If you’re a living, breathing, human being, there will come a time when you’ve managed to get a bit behind in your work. Ok, more than a bit behind. Wayyyy horribly never-going-to-catch-up-I’m-a-terrible-person behind. Hands up if you know what I’m talking about. If you don’t, please leave now. You’re just going to piss the rest of us off.
I’m a good, modern hipster. I’ve read GTD (twice). I’ve got my moleskines, my hipster-pda, my treo, my powerbook, my “basement covered with notes”:http://www.peterflaschner.com/article/hipster-pda-on-the-juice. I know the difference between a next action and a to-do. Yet every once in a while, I still manage to get behind. When I do, my behavior changes. The more behind I am, the more time I spend staring blankly at my monitor. The later my nights get. The crabbier I become. I feel like poo. And I look like it too.
*Given the insane proliferation of GTD and workflow talk, I know I am not alone in this.*
We’re all trying to do more. Maybe its more work, maybe its more time with the kids. Whatever your drive is, we turn to workflow pr0n because we want more *something*. We’ve already brushed up against the overload monster, and we turn to our idols of productivity for protection and guidance. Even the most seasoned workflow wizard gets distracted once in a while though, and the monster is very quick to jump on our backs.
Human nature is a hard thing to buck. When danger rears our nature says “go to ground – run and hide!” In our post-post-modern world, danger comes in the form of missed deadlines and blown deals. Our nature takes over. There’s not very much you can do to fight it directly. But you can learn to recognize its signals and avoid dreaded workflow paralysis.
We need a tiny bit of understanding about how our brains work before we can go on. I’m going to be extremely general, so please spare me the hate mail. Our brains are basically made up of 4 areas: brainsbrainstemtem, diencepahlon, limbic, and neo-cortex. The brainstem is the ancient part of our brain. It hasn’t changed much since the reptiles ruled. It’s where the fight of flight instinct comes from. It regulates our basic functions, and is essentially in charge with keeping us alive. We don’t have direct control over our brainstem’s functions. You can’t willfully stop your heart. Nor can you willfully avoid the fight or flight instinct when it kicks in. But you can sidestep it. Here’s how.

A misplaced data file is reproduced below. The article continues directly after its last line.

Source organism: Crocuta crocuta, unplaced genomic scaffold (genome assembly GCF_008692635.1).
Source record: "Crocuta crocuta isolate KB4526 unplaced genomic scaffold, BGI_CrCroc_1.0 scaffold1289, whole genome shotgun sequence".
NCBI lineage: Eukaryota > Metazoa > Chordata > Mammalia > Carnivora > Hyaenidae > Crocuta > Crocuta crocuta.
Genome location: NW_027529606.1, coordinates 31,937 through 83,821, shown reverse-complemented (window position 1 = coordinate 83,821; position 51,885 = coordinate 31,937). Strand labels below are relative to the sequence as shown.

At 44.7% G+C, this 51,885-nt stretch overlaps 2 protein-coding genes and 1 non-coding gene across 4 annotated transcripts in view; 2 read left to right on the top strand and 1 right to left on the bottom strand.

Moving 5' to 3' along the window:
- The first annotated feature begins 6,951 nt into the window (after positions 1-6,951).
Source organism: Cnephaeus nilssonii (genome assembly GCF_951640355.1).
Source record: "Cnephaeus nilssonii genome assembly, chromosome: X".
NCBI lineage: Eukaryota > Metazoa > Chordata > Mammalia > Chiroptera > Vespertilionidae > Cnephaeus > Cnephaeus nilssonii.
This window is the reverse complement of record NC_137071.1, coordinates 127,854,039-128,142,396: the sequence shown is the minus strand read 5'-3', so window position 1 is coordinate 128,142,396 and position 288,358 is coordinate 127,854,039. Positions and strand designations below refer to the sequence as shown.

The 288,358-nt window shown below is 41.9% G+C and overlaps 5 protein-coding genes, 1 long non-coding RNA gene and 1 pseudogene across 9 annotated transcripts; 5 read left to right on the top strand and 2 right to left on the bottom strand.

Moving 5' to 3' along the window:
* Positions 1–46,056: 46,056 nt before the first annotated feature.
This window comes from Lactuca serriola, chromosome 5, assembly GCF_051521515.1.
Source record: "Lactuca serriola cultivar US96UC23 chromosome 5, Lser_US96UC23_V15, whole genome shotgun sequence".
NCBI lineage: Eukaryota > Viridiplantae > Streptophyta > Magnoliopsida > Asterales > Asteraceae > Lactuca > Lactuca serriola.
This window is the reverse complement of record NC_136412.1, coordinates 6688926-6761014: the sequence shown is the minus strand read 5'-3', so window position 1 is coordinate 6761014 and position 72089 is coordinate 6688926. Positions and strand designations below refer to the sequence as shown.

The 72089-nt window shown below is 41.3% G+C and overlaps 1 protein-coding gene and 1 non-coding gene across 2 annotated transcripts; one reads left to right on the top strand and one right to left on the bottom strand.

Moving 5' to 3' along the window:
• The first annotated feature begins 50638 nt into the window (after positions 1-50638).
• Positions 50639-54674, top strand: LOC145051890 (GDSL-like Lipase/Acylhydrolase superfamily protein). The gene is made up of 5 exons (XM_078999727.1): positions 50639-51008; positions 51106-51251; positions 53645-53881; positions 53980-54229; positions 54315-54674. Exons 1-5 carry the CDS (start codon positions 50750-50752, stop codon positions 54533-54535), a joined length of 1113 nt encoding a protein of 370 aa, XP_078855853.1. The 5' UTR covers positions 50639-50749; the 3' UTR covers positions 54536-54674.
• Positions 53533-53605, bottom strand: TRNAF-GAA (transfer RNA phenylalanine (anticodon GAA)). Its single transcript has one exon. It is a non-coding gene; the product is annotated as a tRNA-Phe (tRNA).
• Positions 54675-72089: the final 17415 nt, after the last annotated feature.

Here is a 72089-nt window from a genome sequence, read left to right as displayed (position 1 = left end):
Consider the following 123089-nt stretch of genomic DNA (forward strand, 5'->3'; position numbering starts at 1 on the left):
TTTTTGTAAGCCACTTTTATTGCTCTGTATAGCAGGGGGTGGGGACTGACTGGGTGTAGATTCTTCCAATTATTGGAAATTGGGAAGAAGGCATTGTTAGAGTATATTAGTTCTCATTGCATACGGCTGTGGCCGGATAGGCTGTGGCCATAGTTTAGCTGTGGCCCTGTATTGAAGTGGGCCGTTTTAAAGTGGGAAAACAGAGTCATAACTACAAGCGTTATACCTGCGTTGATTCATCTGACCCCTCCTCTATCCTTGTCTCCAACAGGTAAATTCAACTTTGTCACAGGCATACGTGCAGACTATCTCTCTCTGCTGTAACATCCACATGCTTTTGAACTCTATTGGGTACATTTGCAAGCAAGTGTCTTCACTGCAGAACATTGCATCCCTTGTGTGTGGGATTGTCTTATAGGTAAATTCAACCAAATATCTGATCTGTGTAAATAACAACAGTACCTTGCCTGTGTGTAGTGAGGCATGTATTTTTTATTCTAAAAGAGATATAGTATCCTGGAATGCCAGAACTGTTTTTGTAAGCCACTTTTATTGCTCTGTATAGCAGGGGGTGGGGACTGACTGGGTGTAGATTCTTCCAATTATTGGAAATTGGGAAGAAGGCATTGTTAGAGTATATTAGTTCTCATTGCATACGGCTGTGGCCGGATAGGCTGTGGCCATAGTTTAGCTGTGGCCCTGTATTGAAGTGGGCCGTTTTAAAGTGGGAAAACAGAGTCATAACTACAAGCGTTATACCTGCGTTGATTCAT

The first step is in recognizing what’s happening. Fidgety? Check. Got to pee? Check. Irritable? Oh yeah. Unable to concentrate? You get the picture.
Your brainstem really does equate missing an important deadline with danger. And when it detects danger, it changes your behavior. Run! Hide! Great when you’re being chased by a saber tooth tiger or a crazed ex-postal worker. Not so good when your to-do list is 100 items long. While the idea of running away from my keyboard is tempting, I’ve found through trial and experiment that it just doesn’t help.
I’ve found the best way to side-step the run away instinct is to allow myself to make mistakes. See, the danger in this case is not coming from outside. Its fully internal. The drive to succeed, to make it, to do great work, to get things done comes from inside me. Knowing that my brainstem wants to run away from danger, I need to reassure it that there is no real danger present.
Our brainstems are binary. Good/bad. Danger/saftey. Live/die. Allowing mistakes removes the threat, and prevents unhelpful behavior from getting the way. Letting myself make mistakes takes the control away from my brainstem, and puts it back in “my” hands. Obviously I’m not condoning avoiding responsibilities and commitments. But admitting that we make mistakes is an incredibly powerful tool. As Shakespeare so eloquently put it *”to screw up is human”*.
The fact is, if you’ve gotten behind on your work, you *have* made a mistake. You’ve either taken on too much (hello!), or not managed your time properly. Don’t beat yourself up about it. Recognize it for what it is, a mistake, and get back to work. Try to avoid doing it again. Screwing up once is normal. Making the same mistake twice is sort of ok. Three strikes and it’s not a mistake any more; it’s an indication of a greater issue that you’ll have to identify before you can be successful in your, well, life. Besides, if you didn’t make mistakes you’d be completely unbearable.
Let’s review. The ancient part of our brains considers missing deadlines as danger. It kicks our natural fight or flight mechanism into place. The fight of flight instinct can be very detrimental to actually _getting things done_. Recognizing this behavior in yourself, you can side step full on catatonia and panic by allowing yourself to have screwed up. This recognition tells your brainstem “thank you very much, but I am not actually in mortal danger. Now please buzz off so I can get back to work.”